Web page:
View Desktop

Warranties: Little homework goes a long way

Warranties are ultimately up to you, so make sure you know what you’re getting before you sign anything.

Published October 19, 2012

When you buy a vehicle from a dealership or a car lot, whether new or used, you’ll probably be asked about an extended warranty. That decision is up to you, but there are things you need to know to make an informed choice.

Extended warranties, also called service contracts, cover repairs beyond the vehicle’s factory warranty. Basically, you’re gambling on whether your car will need fixing down the road. It’s a deal if the plan saves more than you paid for it and money wasted if it doesn’t. And, of course, they wouldn’t be offered if companies didn’t make money on them overall.

Plans are offered by the vehicle manufacturer, or by third-party warranty companies, each with pros and cons.

With a manufacturer’s plan, all of the brand’s dealerships have to honour it. In almost every case, there’s no waiting for factory authorization for repairs, and the shop will use original equipment or factory-authorized remanufactured parts. However, these plans may be pricier and might not be available on all used models, and all repairs have to be done at a dealer.

Third-party warranties often cost less, and may be your only choice on some used vehicles, but they’re more of a hassle. Repair shops aren’t obliged to honour them, and you may have to pay for the repair and wait to be reimbursed. You may also be steered to a specific shop by the warranty provider, rather than one you prefer.

Most plans require authorization before the repair can be done. This is usually done by phone or fax, but on some major repairs, you may have to wait for a claims representative to actually see your vehicle.

You’ll probably have to prove you’ve had regular oil changes done, and on time. It’s not unheard-of for a third-party company to refuse coverage if you’re even a few kilometres past the requirement.

What you need to know:

What isn’t covered can be more important than what is. You may have to pay for some or all of the diagnostic time, or peripherals such as fluids, gaskets, belts, hoses or fasteners. You may also have to pay to replace a covered component if it was affected by the failure of a non-covered one.

Some plans require the vehicle to be inspected before it can be covered, and you may need to carry your maintenance invoices with you so the shop can fax them in for authorization. Know exactly what your obligations are to maintain the coverage.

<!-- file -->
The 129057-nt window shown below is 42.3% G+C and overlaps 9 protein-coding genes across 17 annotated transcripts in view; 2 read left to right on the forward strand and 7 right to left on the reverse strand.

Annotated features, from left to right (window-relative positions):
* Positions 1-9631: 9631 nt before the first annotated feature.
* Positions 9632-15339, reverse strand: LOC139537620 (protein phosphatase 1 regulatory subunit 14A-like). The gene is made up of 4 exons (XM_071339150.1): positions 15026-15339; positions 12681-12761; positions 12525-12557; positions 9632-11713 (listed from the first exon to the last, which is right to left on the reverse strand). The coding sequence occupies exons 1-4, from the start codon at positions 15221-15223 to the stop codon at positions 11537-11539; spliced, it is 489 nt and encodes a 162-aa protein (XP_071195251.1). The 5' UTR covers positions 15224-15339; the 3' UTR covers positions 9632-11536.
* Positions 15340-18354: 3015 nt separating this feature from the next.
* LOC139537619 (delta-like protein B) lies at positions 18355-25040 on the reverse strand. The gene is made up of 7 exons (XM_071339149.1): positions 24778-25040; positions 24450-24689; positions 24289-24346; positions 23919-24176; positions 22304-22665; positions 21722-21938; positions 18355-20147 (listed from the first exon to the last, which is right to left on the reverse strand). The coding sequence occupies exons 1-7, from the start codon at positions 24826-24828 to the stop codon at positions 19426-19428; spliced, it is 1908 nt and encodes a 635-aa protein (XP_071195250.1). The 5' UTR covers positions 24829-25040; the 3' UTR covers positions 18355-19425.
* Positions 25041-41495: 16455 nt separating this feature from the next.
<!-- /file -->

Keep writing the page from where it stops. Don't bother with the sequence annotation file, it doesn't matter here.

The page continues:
What are the warranty company’s business hours? If your technician has to call Vancouver for authorization, for example, the time difference could delay your repair.

Have you read the actual contract, rather than just the warranty brochure? You need to see all the fine print.

What you need to consider:

Factor in any costs that increase your plan’s price. If you roll it into your car payment, you’re paying interest on it. Deductibles add up: five repairs with a $100 co-pay each add $500 to the plan’s total price. Make sure you know if the deductible is per visit and covers as many repairs as needed at the time, or applies to each individual repair.

Find out what happens to the unused portion of the warranty if your car is written off, if you sell it, or if you cancel the plan.

Never take the salesperson’s word on anything. Get everything in writing: what’s covered, what isn’t, your obligations, the process for getting your car repaired, and the refund policy.

Saving cash

If towing and loaner car coverage costs extra, it may be cheaper to join an auto club, or find alternative transportation when needed. Ask about any towing distance restrictions, and how long your car has to be tied up before you qualify for a loaner. Most loaners are rental cars, so if you’re a young driver, ask about age restrictions. There’s no point paying for extra coverage if they won’t give you a car.

If you have the willpower, you may be better off banking the money you’d spend on the plan, and use it for any repairs that come up. If nothing goes wrong, that cash is still yours.

The bottom line

You need to work with your budget and your comfort level. If you’re fine with handling repairs as they come up, an extended warranty may be unnecessary. If you’re nervous about car repairs, it may be money well spent. But no matter what type of driver you are, do all your homework before you sign on any dotted line.

Post a Comment

Your email address will not be published. Required fields are marked *

*

Your Comment